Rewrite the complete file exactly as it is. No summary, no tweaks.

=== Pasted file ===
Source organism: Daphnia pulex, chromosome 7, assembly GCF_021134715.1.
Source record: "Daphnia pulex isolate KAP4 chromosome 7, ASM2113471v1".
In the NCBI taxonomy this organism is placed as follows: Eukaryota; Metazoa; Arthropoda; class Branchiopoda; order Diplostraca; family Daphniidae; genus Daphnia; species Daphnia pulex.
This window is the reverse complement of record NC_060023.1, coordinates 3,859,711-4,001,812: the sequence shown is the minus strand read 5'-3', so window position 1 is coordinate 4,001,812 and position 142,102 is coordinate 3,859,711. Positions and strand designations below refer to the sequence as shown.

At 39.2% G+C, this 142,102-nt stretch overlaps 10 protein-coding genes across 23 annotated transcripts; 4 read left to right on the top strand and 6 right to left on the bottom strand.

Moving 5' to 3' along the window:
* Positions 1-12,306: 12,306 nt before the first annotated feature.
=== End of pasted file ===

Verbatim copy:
Source organism: Daphnia pulex, chromosome 7, assembly GCF_021134715.1.
Source record: "Daphnia pulex isolate KAP4 chromosome 7, ASM2113471v1".
In the NCBI taxonomy this organism is placed as follows: Eukaryota; Metazoa; Arthropoda; class Branchiopoda; order Diplostraca; family Daphniidae; genus Daphnia; species Daphnia pulex.
This window is the reverse complement of record NC_060023.1, coordinates 3,859,711-4,001,812: the sequence shown is the minus strand read 5'-3', so window position 1 is coordinate 4,001,812 and position 142,102 is coordinate 3,859,711. Positions and strand designations below refer to the sequence as shown.

At 39.2% G+C, this 142,102-nt stretch overlaps 10 protein-coding genes across 23 annotated transcripts; 4 read left to right on the top strand and 6 right to left on the bottom strand.

Moving 5' to 3' along the window:
* Positions 1-12,306: 12,306 nt before the first annotated feature.